Political Hacks

2010 April 14
by Dave

In the 2008 election we saw the beginnings of political hacking. For the most part it was accomplished by brute force methods involving getting supporters to go vote as many times as they could in internet polls and to comment on as many websites as possible in order to give Ron Paul the appearance of much greater grass roots support than he actually had. Want to know what’s going to be big this time?

You can get your brain moving in the right direction by going to Google and doing a search on Nancy Pelosi. You may notice that there are ads on the right hand side of the page. The first time that I ran the search five ads came up. I clicked on each of the ads to see what they were. Two of them were soliciting donations for political groups opposed to Pelosi. There is no way that I am going to donate money to either pro or anti Pelosi groups, but I just cost them some money by clicking on their ads.

It gets better. My one click on ScrapTheBill.org’s ad happened to use up their last allocation of ad money with Google. When I ran the search again that ad had disappeared. I had single handedly made sure that someone who might have clicked on that ad and donated money will not get the chance to. That’s probably the most politically influential act that I’ve ever committed since I live in California and we are so terribly gerrymandered that our votes aren’t worth squat.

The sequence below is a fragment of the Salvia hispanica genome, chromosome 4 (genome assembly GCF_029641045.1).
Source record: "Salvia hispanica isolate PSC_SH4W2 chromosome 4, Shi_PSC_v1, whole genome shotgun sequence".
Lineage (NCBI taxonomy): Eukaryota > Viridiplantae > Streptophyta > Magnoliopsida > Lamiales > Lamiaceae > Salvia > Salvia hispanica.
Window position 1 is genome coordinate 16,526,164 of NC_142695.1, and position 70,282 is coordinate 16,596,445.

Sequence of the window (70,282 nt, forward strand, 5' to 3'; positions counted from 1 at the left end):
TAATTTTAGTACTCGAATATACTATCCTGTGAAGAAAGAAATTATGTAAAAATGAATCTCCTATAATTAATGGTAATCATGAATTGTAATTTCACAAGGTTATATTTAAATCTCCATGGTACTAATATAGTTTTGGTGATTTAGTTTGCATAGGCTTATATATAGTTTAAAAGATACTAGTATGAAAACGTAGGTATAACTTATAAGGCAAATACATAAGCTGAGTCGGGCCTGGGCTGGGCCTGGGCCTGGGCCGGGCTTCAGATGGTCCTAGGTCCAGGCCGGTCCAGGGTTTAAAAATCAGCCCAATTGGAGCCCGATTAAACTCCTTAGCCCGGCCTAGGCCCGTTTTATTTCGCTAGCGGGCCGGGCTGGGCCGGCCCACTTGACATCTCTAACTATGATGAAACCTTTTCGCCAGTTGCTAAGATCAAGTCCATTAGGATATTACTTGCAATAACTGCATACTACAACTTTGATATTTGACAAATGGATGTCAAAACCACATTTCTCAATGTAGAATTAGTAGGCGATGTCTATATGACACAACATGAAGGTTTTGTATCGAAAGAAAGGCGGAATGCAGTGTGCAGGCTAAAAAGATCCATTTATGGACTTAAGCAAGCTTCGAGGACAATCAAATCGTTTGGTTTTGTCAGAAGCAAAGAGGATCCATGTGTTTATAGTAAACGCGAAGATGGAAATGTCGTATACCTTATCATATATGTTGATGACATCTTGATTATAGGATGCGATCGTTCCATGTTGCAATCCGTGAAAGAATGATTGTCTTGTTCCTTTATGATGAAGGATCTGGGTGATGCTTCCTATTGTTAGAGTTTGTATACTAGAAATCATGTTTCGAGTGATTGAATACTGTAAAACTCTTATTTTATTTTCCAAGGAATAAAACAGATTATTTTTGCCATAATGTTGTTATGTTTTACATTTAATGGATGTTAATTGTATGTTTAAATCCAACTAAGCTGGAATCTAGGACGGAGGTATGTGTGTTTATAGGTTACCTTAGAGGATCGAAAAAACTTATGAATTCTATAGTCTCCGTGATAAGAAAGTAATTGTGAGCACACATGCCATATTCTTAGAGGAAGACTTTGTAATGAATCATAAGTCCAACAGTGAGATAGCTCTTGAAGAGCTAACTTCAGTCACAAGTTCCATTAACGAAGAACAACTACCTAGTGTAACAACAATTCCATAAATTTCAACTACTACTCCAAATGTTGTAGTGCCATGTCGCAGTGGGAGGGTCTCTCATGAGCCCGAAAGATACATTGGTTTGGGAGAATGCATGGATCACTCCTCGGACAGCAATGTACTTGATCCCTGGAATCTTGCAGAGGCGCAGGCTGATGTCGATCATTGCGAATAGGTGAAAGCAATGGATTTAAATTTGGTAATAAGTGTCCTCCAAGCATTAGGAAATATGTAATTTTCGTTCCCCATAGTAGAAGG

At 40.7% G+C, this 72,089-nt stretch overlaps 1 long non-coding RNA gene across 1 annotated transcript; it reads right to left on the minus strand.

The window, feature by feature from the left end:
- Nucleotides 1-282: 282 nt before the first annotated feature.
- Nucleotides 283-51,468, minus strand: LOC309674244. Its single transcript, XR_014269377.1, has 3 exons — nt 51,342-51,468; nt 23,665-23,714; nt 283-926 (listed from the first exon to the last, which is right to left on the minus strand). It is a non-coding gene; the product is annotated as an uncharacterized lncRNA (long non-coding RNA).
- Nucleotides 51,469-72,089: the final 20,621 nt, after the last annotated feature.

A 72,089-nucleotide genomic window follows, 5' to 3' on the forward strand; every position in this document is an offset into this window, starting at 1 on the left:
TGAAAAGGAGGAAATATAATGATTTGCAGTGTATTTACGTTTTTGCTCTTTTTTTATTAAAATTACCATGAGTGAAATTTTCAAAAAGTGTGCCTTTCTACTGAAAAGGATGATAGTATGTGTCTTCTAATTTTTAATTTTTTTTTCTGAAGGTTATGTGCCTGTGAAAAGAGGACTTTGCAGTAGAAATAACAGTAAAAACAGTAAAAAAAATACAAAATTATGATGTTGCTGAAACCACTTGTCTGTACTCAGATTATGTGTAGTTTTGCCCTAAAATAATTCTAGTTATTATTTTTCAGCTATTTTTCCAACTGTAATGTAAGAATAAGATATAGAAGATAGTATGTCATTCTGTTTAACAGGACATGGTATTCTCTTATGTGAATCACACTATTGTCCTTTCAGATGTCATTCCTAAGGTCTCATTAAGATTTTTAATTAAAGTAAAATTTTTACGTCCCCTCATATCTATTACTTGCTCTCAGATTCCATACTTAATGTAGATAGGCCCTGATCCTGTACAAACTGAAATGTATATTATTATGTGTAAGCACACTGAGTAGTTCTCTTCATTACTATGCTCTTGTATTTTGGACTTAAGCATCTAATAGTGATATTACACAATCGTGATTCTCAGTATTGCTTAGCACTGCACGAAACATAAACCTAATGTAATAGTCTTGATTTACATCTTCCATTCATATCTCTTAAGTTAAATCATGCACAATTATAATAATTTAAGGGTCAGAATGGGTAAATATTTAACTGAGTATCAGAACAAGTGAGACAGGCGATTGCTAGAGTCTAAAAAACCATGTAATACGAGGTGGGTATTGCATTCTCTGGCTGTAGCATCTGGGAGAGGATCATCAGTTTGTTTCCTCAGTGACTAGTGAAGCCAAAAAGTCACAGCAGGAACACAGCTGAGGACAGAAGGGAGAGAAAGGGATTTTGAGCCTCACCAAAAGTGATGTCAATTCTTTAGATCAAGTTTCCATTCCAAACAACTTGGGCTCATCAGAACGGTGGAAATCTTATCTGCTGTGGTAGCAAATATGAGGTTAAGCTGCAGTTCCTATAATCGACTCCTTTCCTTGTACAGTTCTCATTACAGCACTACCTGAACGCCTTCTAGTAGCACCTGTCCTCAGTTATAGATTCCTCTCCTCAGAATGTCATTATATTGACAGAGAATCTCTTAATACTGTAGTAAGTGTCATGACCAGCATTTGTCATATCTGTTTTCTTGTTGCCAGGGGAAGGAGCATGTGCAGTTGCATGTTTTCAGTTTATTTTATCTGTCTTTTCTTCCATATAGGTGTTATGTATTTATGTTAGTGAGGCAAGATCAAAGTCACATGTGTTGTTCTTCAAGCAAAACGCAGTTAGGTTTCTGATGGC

Don’t like a candidate? Find links to as many of his ads as you can and spew them far and wide.

Online campaigning opens the door to social engineering. Tea Party activists from out of state were able to sign up on line and be given a list of numbers to call to talk to people on behalf of Scott Brown in the special Senate election in Massachusetts this January. This virtual phone bank could have been much more easily infiltrated by people who would actually give a negative Scott Brown message than a real phone bank ever could.

The 2010 congressional race will see a true renaissance in political dirty tricks, and they will be carried out online and consist of  much more than Wonkette readers posting about truck nutz every time a GOP website allows comments.

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